Flavor trends go international, spicy and smoky
So far this year, habanero caught fire, the humble beet found popularity and trend-watchers discovered smoke in unusual places.
The continuing fascination with heat reinforces at least one of the many annual forecasts released late last year, trying to predict the trends that will shape culinary innovation for food companies. As the year marches on, some of the flavors that consumers are looking for have also changed and evolved.
A “glocal” flavor is something international meshed with traditional domestic ingredients to create a new and unique profile, says Lisa Stern, vice president of sales and marketing at LifeSpice Ingredients.
Glocalization occurs when these seasonings, sauces or even preparation methods blend with grains or cuts of meat preferred in local cuisine, or are adapted in non-traditional ways.
Stern sees firms incorporating Middle Eastern flavors and predicts Cuban fare will increase its influence as travel restrictions and trade embargoes ease. Mole, she said, is becoming much more common in the U.S. and consumers might opt for Mexican crema instead of sour cream.
LifeSpice premiered a traditional Middle Eastern shawarma seasoning for meat at SnaxPo in March.
“At the show people questioned the connection between a meat seasoning and snacks,” said Stern, “just look at the fact that a major chip manufacturer introduced a limited edition launch of a shawarma potato chip overseas.”
Veggies more prominent
Stern said her firm has seen traditional shawarma spices applied to tofu and blended with cucumber and mint sauce for a dish with a distinctive Mediterranean flair.
According to Technomic MenuMonitor, this is called "flipping the plate" — using spices traditionally associated with meat to help push vegetables to the center of the plate. This trend makes vegetables the star of the meal, with meat used as an accent, or a role equivalent to a condiment.
When cooking techniques such as charring and grilling are applied to vegetables, sauces and rubs like shawarma become more prominent, as heat is used to make the vegetables stand out and take on new character.
Not only do these kinds of flavors add depth to vegetables, but meatless meals also for serve a growing flexitarian market. About 38% of Americans claim to eat meatless at least once per week, according to Innova Market Insights.
Turning up the heat
“Hot and spicy is here to stay,” Stern told Food Dive.
Heat serves at least two diverse audiences. Millennials, she said, love to experiment with new flavor profiles, especially hot and spicy. At the same time, as baby boomers age, “their taste buds fade,” Stern said. Extra heat helps create foods that still provide a flavor burst to an older population.
While Flavors of North America (FONA) International’s initial flavor predictions for 2016 were based on estimations, “actual mid-year data definitely shows heat continuing as a trend,” said consumer insights manager Pamela Oscarson.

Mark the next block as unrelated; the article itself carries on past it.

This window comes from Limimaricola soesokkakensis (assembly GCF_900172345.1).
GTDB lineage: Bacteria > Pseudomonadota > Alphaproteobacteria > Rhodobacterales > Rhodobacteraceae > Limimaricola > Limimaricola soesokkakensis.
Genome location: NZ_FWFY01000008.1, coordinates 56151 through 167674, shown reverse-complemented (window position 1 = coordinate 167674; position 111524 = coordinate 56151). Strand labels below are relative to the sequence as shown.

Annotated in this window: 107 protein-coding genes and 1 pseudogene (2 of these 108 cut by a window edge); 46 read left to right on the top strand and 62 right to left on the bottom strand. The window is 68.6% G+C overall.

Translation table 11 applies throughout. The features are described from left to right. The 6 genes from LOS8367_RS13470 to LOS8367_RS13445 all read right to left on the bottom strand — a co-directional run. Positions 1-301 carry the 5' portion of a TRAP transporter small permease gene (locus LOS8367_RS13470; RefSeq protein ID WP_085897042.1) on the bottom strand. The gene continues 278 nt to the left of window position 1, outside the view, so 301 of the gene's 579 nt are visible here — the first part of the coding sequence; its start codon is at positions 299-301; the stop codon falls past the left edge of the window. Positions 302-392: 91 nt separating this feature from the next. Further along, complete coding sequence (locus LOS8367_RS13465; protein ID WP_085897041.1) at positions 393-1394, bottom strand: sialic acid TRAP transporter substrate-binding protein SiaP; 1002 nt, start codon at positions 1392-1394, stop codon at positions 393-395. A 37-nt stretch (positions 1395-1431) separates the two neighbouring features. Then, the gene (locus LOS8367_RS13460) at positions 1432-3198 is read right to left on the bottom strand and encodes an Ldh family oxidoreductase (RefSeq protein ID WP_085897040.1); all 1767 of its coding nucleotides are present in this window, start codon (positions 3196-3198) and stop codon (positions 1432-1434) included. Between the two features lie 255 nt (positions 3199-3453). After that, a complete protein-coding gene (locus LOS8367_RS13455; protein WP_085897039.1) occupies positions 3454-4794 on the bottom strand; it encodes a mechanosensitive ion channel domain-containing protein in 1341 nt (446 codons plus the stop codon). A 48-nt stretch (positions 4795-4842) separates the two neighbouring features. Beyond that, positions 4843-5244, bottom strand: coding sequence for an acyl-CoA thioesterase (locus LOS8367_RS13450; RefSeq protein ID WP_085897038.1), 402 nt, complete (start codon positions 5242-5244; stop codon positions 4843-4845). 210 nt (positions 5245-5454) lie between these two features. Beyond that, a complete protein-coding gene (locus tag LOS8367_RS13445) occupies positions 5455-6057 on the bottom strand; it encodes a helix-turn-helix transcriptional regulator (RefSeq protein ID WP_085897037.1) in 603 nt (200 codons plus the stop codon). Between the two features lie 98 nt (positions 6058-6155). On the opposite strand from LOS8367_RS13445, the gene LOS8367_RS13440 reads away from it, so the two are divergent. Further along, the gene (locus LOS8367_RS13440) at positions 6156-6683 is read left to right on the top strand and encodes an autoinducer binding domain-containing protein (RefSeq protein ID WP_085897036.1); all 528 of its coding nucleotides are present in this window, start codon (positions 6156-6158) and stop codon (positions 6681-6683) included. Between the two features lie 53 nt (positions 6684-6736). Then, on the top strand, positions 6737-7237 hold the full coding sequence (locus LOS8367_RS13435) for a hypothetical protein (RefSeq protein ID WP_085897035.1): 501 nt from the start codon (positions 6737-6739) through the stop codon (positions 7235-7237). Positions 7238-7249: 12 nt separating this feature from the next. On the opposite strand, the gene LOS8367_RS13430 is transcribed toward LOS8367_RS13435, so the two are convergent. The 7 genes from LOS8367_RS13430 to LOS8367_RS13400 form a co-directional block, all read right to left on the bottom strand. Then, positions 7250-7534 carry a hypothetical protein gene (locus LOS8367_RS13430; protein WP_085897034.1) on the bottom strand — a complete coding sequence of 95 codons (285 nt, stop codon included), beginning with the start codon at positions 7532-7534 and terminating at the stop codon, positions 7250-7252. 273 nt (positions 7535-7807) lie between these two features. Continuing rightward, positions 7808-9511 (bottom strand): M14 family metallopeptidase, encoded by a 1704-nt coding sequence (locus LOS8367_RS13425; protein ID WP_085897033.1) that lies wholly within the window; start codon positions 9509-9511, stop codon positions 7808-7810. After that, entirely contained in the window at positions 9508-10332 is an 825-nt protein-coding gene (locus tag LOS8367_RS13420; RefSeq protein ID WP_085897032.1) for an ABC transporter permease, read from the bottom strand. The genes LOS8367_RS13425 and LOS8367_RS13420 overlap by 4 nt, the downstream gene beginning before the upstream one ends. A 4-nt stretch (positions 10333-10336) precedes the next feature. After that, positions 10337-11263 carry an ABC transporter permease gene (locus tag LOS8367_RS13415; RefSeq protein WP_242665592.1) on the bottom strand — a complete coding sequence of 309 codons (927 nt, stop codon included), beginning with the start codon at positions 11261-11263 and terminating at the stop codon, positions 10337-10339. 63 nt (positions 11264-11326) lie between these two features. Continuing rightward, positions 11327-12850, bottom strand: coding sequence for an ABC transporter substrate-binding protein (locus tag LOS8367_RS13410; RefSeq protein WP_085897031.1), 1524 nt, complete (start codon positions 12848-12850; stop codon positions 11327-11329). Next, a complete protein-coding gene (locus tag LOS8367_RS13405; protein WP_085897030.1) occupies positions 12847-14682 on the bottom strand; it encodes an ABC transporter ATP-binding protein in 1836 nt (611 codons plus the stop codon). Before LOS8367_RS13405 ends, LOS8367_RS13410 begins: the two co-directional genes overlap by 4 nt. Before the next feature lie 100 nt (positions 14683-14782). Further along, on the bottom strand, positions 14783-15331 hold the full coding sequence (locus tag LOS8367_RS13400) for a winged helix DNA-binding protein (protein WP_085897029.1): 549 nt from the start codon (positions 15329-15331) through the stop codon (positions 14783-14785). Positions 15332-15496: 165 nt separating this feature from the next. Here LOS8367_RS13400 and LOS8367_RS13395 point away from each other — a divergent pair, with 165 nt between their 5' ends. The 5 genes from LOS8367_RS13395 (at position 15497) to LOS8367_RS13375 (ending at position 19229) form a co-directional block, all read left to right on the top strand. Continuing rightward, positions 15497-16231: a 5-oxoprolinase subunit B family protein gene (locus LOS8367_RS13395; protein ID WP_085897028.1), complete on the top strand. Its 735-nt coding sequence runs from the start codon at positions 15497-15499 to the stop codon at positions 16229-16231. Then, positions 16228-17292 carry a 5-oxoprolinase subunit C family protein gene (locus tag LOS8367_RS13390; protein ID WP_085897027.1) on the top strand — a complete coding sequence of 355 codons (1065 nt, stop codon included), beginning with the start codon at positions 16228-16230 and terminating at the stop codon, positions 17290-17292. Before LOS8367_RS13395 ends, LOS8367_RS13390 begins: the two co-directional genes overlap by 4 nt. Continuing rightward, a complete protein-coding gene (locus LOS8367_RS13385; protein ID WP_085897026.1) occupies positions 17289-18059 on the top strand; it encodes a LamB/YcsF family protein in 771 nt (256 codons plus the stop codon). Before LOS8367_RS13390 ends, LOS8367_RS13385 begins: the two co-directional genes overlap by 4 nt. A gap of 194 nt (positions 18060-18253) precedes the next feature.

According to FONA data, in North America, new products containing habanero increased by 33% from 2014 to 2015. So far this year, companies have already launched more products including the spicy pepper, so those numbers will rise before year’s end.
Technomic MenuMonitor data predicts Mediterranean and North African influences could introduce a sauce that will impact the market in a manner similar to sriracha. Harissa, an African hot chili pepper paste, is still trending. Emerging sauces from that region include chraimeh and pilacca, which are based on chili varieties common to those areas.
Sweet and sour meet savory
Stern said heat is expanding to contain more depth.
"Foods are not just hot or spicy but getting more complex, with different levels of flavor,” she said.
In addition to sweet heat, an emerging trend blends hot with sour.
“Nước chấm has Vietnamese origins and is based on fish sauce; sometimes sweet, sometimes sour and often spicy, but really a complete sensory play with multiple variations,” Stern said.
Technomic MenuMonitor confirms this Vietnamese influence, reporting salted caramel is moving from desserts into the savory realm in a combination with fish sauce. This sweet/salty flavor profile appears in a lot of Vietnamese dishes and restaurateurs are drizzling it on savory items, to bump up the umami profile.
Juniper jumps beyond gin
FONA also saw a huge spike in the use of juniper berry last year. Oscarson said 2016 seems to be following the same pattern.
“Whereas traditionally juniper berries flavor gin, we’re seeing its use expand beyond the alcohol market into non-alcoholic drinks such as sparkling beverages,” she said.
Gen Z feels the 'beet'
In FONA’s publication “10 Things You Should Know” for August 2016, the company wrote that the number of beet-flavored items grew 78% worldwide from 2014 to 2015. The trend is expected to continue this year.
The generational group following millennials, known as Gen Z, can claim responsibility for the emergence of beets in mainstream dining.
“Gen Z grew up on veggie pouches containing beets combined with apples or other fruits, whereas millennials are new to beets and perhaps tasting them for the first time,” Oscarson said.
She explained that pairing beets with other fruits, vegetables or flavors strengthens their acceptance because independently, beets can taste “dirty.”
"Their true taste is not something consumers are expecting,” she said.
Smoke meets ice
Smoke flavor is trending, increasing in use around the globe 119% last year from 2014. FONA has tracked 193 smoke-flavored products introduced in 2016, which already surpasses 2015 figures.
In foodservice, smoke has moved beyond barbecue into high-end cocktail menus.
"We’ve seen places infuse smoke into water and use it to make flavored ice cubes," Oscarson said.
A smoky chipotle salt seen by FONA blends smoke with heat for a twist on a gourmet salt offering.